It appears logical to me that the choice for the leading rôle in both parts of this plan should fall upon one of the lower order of animals whose lack of courage would cause them to make a great outcry and whose extirpation would be a benefit to the country. There is one class whose characteristics fit them perfectly for this part - the professional pacifists.

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Your article in the January Atlantic Monthly prompts me to write you, not only because I strongly agree with the arguments advanced, but because it deals with a question that has become extremely important for anyone engaged in advertising or selling work.

As far as I am personally concerned, your article is timely. We are just now considering the cancellation of a part of our regular advertising appropriation, in order to use that money as a retainer fee for a professional publicity man, who could undoubtedly give us a great deal more space, and, from certain standpoints, more effective space, than could be secured for the same amount in actual advertisements. I don't believe that ours is an isolated case. At any rate it indicates that the magazines and newspapers stand to lose money through the activities of 'public relations' experts and the willingness of newspapers to carry their 'releases.'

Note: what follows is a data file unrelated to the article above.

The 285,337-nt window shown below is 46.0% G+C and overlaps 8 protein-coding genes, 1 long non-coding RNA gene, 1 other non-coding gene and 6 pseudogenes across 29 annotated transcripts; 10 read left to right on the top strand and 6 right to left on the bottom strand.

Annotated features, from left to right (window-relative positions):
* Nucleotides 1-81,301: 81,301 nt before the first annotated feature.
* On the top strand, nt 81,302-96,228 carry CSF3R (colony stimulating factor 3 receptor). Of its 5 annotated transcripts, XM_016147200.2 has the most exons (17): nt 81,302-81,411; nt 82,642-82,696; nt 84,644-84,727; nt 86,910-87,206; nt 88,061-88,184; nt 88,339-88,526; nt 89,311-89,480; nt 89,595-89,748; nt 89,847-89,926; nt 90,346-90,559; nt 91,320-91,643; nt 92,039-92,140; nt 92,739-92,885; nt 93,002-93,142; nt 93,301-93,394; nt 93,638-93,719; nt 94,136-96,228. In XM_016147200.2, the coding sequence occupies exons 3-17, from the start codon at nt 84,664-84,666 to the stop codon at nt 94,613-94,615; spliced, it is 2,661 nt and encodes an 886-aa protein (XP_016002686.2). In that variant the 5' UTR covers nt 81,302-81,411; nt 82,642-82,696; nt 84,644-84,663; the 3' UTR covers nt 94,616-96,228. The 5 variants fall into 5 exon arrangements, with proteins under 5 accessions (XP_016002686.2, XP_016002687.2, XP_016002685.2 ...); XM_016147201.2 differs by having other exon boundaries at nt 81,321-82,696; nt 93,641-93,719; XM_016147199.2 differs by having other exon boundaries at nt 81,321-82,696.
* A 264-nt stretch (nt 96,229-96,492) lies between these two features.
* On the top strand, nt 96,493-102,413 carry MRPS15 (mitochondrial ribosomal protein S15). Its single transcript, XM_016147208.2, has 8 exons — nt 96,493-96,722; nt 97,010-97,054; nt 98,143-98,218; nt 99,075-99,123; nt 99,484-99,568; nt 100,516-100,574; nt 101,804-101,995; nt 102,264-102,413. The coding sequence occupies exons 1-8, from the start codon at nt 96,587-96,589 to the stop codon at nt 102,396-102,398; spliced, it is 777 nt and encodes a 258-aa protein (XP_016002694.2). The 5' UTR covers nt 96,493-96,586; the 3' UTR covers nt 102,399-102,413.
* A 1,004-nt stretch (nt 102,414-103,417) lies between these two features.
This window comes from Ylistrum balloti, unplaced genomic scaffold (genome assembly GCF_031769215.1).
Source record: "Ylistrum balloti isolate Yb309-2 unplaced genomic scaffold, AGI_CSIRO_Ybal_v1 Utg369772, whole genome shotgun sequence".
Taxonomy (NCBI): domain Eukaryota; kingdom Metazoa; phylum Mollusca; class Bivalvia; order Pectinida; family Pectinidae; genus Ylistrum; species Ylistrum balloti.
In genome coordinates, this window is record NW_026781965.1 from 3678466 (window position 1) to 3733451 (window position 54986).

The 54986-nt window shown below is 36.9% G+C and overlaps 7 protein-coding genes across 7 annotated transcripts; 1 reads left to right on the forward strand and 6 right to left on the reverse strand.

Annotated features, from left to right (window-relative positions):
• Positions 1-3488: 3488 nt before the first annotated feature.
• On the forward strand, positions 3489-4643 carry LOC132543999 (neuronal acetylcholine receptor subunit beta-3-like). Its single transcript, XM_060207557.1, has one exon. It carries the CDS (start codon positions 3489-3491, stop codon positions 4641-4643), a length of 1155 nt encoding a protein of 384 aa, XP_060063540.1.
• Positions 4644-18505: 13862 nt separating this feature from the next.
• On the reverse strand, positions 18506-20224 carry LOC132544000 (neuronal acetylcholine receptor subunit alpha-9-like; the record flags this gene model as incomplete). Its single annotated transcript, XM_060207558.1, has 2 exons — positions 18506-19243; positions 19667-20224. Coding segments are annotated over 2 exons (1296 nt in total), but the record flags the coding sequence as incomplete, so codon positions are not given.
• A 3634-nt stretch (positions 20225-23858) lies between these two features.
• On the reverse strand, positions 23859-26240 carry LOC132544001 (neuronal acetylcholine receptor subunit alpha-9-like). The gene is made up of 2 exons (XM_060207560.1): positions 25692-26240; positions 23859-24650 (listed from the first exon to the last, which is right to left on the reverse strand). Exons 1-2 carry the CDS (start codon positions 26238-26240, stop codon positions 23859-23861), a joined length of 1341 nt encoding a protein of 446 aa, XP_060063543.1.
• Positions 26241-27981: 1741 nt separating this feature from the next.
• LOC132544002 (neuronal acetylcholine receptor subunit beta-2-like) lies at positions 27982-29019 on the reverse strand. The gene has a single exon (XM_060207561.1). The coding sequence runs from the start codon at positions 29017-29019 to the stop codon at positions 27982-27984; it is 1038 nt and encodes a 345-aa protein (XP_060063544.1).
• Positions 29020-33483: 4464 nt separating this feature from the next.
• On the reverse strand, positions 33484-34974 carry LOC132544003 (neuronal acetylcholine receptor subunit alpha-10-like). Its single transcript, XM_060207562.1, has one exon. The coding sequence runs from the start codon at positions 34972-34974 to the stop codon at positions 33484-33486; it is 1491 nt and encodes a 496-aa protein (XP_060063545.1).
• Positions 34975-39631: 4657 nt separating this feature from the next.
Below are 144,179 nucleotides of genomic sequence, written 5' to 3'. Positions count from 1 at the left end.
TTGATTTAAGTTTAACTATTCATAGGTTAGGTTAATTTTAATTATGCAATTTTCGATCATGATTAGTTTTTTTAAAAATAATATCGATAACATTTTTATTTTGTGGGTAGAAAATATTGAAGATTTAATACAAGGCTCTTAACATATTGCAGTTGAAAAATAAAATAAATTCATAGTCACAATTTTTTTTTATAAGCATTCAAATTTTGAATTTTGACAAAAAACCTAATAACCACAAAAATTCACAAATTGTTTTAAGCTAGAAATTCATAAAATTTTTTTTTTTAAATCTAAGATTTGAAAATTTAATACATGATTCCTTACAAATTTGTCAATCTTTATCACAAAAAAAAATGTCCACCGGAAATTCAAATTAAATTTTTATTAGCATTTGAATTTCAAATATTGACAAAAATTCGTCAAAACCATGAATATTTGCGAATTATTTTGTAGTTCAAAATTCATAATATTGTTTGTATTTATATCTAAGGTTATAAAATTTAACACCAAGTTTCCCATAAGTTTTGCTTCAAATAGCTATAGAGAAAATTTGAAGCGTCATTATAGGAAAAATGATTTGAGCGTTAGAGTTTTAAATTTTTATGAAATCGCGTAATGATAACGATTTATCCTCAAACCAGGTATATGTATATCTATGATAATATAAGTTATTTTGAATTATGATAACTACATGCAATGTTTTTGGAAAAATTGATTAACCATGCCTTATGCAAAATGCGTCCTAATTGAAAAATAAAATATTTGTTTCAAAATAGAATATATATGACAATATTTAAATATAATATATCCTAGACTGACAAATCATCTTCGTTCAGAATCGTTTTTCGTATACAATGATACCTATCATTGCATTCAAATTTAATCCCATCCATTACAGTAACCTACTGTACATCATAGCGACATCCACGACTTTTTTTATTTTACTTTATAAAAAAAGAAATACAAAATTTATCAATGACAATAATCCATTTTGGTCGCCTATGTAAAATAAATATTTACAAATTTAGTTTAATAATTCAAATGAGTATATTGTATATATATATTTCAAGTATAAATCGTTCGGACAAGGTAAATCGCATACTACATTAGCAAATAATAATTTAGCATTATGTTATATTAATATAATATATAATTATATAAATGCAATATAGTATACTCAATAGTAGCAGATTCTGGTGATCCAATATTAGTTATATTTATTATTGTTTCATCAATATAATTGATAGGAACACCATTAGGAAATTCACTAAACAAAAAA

As you say, it is hard to understand why the business policy of newspapers in deleting advertising from news stories is so inconsistent with their editorial policy of admitting publicity that is simply advertising very poorly disguised. The question the advertiser must face, however, is how to get the greatest value from every dollar spent. If an altruistic editorial policy plays into his hands, so much the better. I have no doubt that many other advertisers are in the same

position as ourselves in weighing the relative benefits we might receive from spending, say, $500 a month as a retainer fee for a capable publicity man, against $500 a month for newspaper space that ranges as high in cost as $14 a column inch.